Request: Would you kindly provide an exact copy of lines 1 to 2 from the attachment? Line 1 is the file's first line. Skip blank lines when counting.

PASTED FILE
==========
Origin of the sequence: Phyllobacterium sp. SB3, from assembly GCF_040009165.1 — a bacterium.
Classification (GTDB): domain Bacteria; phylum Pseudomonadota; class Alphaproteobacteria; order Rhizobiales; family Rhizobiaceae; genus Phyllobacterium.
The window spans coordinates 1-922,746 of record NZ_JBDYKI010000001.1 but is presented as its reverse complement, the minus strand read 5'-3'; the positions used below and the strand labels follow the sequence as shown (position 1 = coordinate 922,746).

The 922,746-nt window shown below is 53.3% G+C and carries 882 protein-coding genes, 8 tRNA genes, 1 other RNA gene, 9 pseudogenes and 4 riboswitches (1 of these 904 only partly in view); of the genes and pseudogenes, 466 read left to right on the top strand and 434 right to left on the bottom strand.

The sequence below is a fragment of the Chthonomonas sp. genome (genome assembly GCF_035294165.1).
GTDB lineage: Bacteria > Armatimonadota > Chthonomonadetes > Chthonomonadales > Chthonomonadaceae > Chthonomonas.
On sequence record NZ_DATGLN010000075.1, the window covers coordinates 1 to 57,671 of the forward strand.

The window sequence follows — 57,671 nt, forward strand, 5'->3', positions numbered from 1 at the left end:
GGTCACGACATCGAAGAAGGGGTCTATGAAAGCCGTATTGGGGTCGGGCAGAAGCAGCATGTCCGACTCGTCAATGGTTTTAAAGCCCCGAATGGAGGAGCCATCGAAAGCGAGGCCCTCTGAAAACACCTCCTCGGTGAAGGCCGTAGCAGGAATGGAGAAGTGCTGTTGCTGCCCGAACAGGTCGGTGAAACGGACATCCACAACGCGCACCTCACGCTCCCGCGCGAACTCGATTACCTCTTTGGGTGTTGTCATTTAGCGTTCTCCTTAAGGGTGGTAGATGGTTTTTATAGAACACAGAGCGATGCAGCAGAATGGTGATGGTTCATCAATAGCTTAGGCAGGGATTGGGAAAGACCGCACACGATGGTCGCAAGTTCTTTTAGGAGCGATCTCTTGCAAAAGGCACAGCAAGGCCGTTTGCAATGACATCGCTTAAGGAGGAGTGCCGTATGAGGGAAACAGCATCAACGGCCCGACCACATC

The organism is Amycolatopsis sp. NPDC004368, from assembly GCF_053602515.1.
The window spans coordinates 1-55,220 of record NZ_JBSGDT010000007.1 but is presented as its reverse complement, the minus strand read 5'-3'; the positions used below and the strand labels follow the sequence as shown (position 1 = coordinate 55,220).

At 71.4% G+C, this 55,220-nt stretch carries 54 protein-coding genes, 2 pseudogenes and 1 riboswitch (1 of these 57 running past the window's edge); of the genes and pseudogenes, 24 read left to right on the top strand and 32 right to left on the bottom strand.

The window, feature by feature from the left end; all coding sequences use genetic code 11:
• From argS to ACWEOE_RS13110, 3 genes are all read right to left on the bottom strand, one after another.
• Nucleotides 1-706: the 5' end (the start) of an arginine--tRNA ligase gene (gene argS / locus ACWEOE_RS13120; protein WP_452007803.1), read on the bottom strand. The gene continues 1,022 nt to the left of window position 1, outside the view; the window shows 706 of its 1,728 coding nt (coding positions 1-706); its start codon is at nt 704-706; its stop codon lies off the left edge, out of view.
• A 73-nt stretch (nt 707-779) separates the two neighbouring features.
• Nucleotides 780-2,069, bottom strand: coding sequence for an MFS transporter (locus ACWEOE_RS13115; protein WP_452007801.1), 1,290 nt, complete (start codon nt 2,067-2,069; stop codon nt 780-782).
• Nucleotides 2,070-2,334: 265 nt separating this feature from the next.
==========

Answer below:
Origin of the sequence: Phyllobacterium sp. SB3, from assembly GCF_040009165.1 — a bacterium.
Classification (GTDB): domain Bacteria; phylum Pseudomonadota; class Alphaproteobacteria; order Rhizobiales; family Rhizobiaceae; genus Phyllobacterium.